Guyanese fear getting involved in mental health issues


Guyanese don’t seem to be very familiar with the manifestations of social problems, and significant amounts of citizens worry about the implications of getting into other peoples’ business as it relates to mental health issues such as suicide, abuse, and alcoholism. They fear they might get hurt and point to several intermediaries being abused, badgered, killed and so on in this respect. Also they indicate that family members they seek to help could turn against them as has been the case in many situations. These are some of the findings of the latest survey conducted by The Caribbean Voice.
With respect to mental health, people in Berbice in particular say that patients are treated very badly at the National Psychiatric Hospital, often lacking food and medicines. They feel patients are worse off inside that institution than they are on the outside and would get more assistance outside from family members than in the institution. They also point to lack of security, as they feel patients easily escape and roam the streets of New Amsterdam in particular, often becoming a danger to other citizens.
The following were the questions and responses:
Would you be willing to volunteer within your
community to help deal with suicide and abuse?
Yes No Not Sure No Comment
58 06 28 08
This compares unfavorably with responses to a similar question in December 2014, when 96% indicated willingness to help with suicide and 66% with abuse. Also, myths and misinformation still holds significant sway, indicating the critical need for concerted, ongoing sensitisation and training.
If you hear someone say he or she wants to kill him/herself
would you immediately call the suicide helpline?
Yes No Not Sure No Comment
74 0 22 04
Many respondents continue to not be aware of the suicide helpline.
Should educators and supervisors be provided with special
training to identify and help students who are abused or suicidal?
Yes No Not Sure No Comment
78 02 14 06
A significant number of respondents don’t seem to know how to identify potential suicide cases. Many respondents fear their family’s reaction if they suggest that specific members are acting strange or may be suicidal. They feel they may be insulted or told to mind their own business. Similar feelings were expressed with regards to spousal or domestic abuse and alcoholism. Also, there is a general feeling that talking about suicide would encourage people to engage in suicide and/or drive attention to people who die by suicide.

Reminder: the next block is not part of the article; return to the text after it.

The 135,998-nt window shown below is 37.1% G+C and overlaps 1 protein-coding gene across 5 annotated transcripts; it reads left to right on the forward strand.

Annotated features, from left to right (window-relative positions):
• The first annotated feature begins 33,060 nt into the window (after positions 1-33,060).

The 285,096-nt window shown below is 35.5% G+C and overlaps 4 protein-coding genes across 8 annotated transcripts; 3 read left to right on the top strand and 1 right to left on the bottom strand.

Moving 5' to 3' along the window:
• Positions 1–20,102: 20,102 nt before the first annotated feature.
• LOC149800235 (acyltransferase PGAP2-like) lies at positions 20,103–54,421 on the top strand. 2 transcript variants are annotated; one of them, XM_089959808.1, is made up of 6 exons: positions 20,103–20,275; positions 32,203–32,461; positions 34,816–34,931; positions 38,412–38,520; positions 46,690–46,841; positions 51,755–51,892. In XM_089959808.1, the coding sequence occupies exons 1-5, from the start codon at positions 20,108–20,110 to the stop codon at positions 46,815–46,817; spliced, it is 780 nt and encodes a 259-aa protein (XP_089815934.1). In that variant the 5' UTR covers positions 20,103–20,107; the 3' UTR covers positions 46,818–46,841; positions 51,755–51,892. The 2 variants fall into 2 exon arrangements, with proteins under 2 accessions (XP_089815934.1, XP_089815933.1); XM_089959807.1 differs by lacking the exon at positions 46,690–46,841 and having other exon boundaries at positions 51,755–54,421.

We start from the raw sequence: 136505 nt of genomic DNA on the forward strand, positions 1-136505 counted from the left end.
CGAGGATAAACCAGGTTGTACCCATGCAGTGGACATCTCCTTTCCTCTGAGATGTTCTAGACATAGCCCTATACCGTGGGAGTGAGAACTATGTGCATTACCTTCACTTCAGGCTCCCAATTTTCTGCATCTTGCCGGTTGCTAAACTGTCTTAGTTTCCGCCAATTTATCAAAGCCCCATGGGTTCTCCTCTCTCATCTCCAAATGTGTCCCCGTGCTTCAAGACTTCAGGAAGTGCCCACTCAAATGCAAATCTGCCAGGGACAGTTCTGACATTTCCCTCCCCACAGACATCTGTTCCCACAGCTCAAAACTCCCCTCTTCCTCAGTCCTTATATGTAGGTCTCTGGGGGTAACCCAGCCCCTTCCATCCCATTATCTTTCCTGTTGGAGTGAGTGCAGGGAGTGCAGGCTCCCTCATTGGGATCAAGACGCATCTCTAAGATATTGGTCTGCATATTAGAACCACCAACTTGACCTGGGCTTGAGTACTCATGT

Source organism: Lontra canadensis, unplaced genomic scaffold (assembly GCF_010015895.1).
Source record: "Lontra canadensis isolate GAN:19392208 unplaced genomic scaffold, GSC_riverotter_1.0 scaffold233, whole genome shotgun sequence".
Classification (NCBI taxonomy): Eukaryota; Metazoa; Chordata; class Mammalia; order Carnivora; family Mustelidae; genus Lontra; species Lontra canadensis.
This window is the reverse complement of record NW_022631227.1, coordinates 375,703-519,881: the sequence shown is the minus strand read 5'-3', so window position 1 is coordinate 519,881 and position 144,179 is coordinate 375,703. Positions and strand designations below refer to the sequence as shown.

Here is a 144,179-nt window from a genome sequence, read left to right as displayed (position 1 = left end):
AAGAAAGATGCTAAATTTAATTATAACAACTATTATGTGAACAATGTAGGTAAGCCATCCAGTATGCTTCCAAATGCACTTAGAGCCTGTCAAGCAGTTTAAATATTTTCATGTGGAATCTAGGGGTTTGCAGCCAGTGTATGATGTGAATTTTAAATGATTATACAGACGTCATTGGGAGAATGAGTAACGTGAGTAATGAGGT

Should government pass legal malpractice legislation?
Yes No Not Sure No Comment
72 04 18 06
Should government pass medical malpractice legislation?
Yes No Not Sure No Comment
80 06 10 04
Should government pass legislation that enables
victims of rape and abuse to sue the perpetrators?
Yes No Not Sure No Comment
82 00 12 06
Should persons with mental health issues in courts be mandated psychological evaluation?
Yes No Not Sure No Comment
62 08 20 10
Respondents feel that persons in court cases may pretend to be mad so as to avoid sentencing or paying for their crimes.
The survey, conducted in late October and early November, interviewed 820 respondents (336 Indians, 246 Africans, 148 Mixed, 82 Amerindians, 8 others) to yield a demographically representative sample of the adult (18 and over) population. People were polled randomly to make the sample as representative as possible — varied age, class, occupational, residential and religious categories as well as ethnicity and educational levels and geographical diversity.
The results of the poll were analysed at a 95 per cent significance level and a statistical sampling error of plus or minus four percentage points was found. This means that in theory, in 19 cases out of 20, the results based on such a sample will differ by no more than 4 percentage points in either direction from what should have been obtained by seeking to interview the whole adult population. Sampling results based on subgroups have a larger potential sampling error.

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About caribvoice

Free lance journalist, educator and community activist. Guyana born New York based.
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